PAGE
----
• Real estate situated in Switzerland;

  • Movable objects situated in Switzerland

  • Swiss moveable assets, including claims secured by mortgages on real estate and;

  • Intellectual property rights (copyrights, patents, etc.) exploited in Switzerland.

    From the gross income, it is possible to deduct the property maintenance costs and normal administrative costs involved in generating taxable income from movable assets

    Hence, an efficient tax planning consists in analysing each year all the expected sources of income and compare for each item of foreign income if the application of a tax treaty must be requested or not. For each item of foreign income, a comparison must be made between the tax supported in the foreign country and the final tax which would be paid in Switzerland if these items (assets and income) would be declared for calculation of the lump sum tax. Please note that the choice to declare or not a foreign income is part of the specificity of the lump sum tax and is perfectly legal.

The modified lump sum taxation or "forfait modifié"

According to some double tax treaties with Switzerland, all income arising from the foreign country for which a partial or total reduction of foreign taxes has been obtained by virtue of an international tax treaty - and not only the item of income for which the application of the double tax treaty is requested – should be taken into consideration for a comparative calculation subject to ordinary taxation. The relevant countries are Austria, Germany, Belgium, Italy, Norway, Canada and the United States. Hence, if the individual needs to benefit from the double tax treaty protection signed with one of these counties, he would need to declare all income arising from these countries with no possibility to choose which item of foreign income should be declared in the "forfait modifié". Please note that if the individual decides not to declare the foreign income subject to the "forfait modifié", he will support the foreign tax instead and will not be able to benefit from the double tax treaty protection and notably defend his Swiss residency according to the double tax treaty.

Should the amount of tax due under the comparative calculation (forfait modifié) exceed the lump sum taxation negotiated with the competent authorities (pure forfait), the comparative amount shall prevail. Hence, the tax planning may also include the geographic reorganization of the source of income and wealth.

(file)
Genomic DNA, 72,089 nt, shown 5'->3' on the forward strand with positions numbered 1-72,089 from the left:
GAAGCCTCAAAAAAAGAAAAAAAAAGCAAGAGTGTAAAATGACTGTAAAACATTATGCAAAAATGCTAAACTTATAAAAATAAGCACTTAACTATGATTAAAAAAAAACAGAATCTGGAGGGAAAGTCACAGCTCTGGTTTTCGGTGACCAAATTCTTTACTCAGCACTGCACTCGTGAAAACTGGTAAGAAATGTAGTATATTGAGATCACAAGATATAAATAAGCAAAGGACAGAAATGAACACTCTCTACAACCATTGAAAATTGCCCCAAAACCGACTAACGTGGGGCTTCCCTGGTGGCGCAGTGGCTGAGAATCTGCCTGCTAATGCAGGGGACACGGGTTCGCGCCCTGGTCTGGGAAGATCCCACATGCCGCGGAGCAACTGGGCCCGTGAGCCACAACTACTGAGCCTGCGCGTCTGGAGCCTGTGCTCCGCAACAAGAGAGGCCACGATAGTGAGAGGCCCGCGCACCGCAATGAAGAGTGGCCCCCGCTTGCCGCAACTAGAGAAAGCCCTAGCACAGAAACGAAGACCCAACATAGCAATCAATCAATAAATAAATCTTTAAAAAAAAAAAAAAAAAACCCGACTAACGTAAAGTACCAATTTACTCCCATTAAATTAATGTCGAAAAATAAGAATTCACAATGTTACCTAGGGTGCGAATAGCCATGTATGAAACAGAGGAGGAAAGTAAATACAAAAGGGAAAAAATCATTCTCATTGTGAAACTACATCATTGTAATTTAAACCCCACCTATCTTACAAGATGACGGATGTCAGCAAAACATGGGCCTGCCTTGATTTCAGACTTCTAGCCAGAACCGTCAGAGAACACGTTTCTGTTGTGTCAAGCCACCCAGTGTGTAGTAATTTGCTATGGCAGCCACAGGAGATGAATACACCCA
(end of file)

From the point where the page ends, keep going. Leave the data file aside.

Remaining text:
New legislative amendments

As mentioned above, the Swiss authorities have issued legislative amendments regarding lump sum taxation at a federal and cantonal level. The new conditions are the following:
  • The worldwide expenses should amount to at least seven times the housing costs;

  • A minimum assessment basis of CHF 400'000 should now additionally apply for direct federal tax. The Cantons must also set, at their discretion, a minimum amount for the assessment basis;

  • The Cantons must take into consideration a wealth tax in their lump sum tax regime. This will be done by a hypothetical assumption, as the taxpayer does not have to declare his wealth;

  • In the case of spouses who wish to be taxed on an expenditure basis (lump sum tax regime), both parties must fulfil all of the prerequisites for expenditures-based taxation.

    For the federal tax (FTA) the legislative amendment will come into force on 1 January 2016. For the cantonal taxes (FAHC), the legislative amendment entered into force on 1 January 2014. However, the Cantons have until 1 January 2016 to amend their legislation in accordance with FAHC.

In addition, please note that the existing legislation will continue to apply for a period of five years for persons who were taxed on an expenditure basis (lump sum tax regime) at the time of entry into force of the FTA (2016). Hence, the new conditions will apply for them as of 1 January 2020.